What does being a mentor mean to you?

Deb: I have been with MLA for 13 years and have developed a very rewarding and increasingly successful practice.  I have learned so much from working with and being supported by  many talented and wonderful people and I wanted to pay it forward by helping to mentor and develop others.   I very much enjoy teaching and counseling and have found that being a mentor is a natural adjunct to my strengths and interests as a search consultant, career counselor and business development person.  I have found my mentorship relationship to be highly gratifying and fulfilling and one that has enabled me to further develop and enhance my skills as I truly learn from those I mentor.

What inspired you to seek out a mentor?

Amy: When I joined MLA I was an experienced attorney, but a novice recruiter who was learning a new profession and industry. I knew I had a great deal to learn about search execution and business development, and I felt a mentor could be very helpful for my education and training. Throughout my career I have had many informal mentors (and served as a mentor) with positive success, and I was inspired to seek out a formal mentor to augment the many colleagues and mentors available to me in Boston.

How are you hoping to help your mentee grow in their career?

Deb: I am hoping to help my mentee, Amy, further grow her skills primarily in the areas of professional networking, business development, relationship building, decision-making and search execution.  Amy, although still relatively new to recruiting, has already demonstrated that she is an impressive and accomplished search consultant who is driven to succeed by virtue of her hard work, intelligence and desire to constantly improve her skills.  She does a great job of bringing up interesting issues that lead to great discussions.  Through our conversations around challenges that arise in both our practices, I hope to help her leverage her strengths and develop in those areas that we perceive as areas for her improvement.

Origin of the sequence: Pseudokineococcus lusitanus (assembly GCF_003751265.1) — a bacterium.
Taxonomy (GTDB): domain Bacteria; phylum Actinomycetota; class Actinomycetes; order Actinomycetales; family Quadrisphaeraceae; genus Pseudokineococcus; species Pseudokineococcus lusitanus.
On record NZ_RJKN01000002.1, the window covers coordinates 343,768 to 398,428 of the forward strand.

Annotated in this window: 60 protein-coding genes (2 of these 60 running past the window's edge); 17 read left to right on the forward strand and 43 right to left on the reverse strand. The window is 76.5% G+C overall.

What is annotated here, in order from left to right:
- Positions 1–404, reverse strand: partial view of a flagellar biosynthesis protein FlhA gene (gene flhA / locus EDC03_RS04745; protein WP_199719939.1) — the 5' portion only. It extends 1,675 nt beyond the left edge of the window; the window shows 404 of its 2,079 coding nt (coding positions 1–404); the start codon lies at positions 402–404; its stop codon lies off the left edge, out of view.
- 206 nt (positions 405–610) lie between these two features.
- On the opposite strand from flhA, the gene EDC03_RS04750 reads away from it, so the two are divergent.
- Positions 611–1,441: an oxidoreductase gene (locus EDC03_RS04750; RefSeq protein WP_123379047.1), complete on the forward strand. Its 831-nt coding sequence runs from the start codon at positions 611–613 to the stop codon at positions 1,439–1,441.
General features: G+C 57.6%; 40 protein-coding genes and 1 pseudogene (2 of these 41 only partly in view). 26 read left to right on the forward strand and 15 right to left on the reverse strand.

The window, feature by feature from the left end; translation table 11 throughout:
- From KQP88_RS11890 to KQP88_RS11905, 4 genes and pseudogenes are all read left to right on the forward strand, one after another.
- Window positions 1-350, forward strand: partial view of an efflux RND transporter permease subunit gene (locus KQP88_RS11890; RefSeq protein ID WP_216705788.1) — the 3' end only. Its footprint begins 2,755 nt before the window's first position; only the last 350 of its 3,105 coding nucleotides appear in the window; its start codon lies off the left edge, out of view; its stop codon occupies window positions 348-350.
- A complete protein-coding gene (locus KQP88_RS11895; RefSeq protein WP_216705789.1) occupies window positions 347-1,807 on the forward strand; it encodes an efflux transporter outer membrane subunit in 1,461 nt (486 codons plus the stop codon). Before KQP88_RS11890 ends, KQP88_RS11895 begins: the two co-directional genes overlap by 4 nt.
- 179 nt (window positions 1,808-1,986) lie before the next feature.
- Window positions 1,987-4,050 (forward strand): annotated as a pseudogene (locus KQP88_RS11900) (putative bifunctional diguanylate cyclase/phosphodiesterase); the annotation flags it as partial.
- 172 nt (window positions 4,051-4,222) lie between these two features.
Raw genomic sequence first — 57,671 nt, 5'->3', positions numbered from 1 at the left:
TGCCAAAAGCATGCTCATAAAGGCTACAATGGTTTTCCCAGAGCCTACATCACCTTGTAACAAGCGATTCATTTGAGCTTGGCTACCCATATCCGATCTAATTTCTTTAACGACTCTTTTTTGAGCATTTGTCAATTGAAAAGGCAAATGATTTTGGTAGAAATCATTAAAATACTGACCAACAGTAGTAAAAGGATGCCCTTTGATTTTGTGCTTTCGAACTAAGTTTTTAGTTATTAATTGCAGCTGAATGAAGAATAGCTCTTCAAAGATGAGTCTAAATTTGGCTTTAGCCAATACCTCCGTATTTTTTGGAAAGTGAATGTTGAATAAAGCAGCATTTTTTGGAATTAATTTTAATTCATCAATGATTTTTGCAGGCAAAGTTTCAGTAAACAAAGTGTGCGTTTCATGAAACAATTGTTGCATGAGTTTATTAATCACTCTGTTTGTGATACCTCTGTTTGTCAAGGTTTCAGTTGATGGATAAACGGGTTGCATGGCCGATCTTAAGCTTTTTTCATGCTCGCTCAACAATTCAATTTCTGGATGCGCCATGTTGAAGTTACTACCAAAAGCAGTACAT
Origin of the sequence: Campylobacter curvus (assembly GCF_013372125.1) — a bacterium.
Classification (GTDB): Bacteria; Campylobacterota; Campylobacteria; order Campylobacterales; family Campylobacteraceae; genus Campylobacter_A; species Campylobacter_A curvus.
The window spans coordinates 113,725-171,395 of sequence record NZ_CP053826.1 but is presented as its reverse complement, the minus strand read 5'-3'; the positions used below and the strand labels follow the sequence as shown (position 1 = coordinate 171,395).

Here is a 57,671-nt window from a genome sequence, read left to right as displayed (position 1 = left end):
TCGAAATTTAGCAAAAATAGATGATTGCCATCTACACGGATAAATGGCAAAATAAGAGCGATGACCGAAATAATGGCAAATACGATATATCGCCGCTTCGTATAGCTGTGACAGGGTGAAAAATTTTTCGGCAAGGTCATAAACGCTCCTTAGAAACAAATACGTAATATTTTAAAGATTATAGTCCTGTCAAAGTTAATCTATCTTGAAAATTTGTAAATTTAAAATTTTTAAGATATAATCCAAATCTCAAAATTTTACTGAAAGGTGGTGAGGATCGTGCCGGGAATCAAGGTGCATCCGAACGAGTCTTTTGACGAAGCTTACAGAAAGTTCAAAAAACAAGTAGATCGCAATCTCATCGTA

Please share a story of success that resulted from your work with your mentor.  

Amy: Debbie helped facilitate inviting me to work on an exciting search in New York with her and Lee Udelsman involving a high-profile company and role with interesting complexity (including a number of internal candidates). During this search I had the opportunity to learn a tremendous amount from both Debbie and Lee regarding candidate interviews, client management, and internal candidates, which I have been able to apply to searches that I am now managing.

What have you learned from your mentee?  

Deb: As mentioned previously, my mentorship relationship has been highly rewarding and fulfilling and our conversations have helped me to become a better listener, adviser and search consultant.  It is enjoyable and reinforcing to not just advise her but to also brainstorm and discuss strategies with her and to collaboratively find successful approaches to many of the issues she raises.  It is fun to learn from her as a wonderful outcome of our discussions.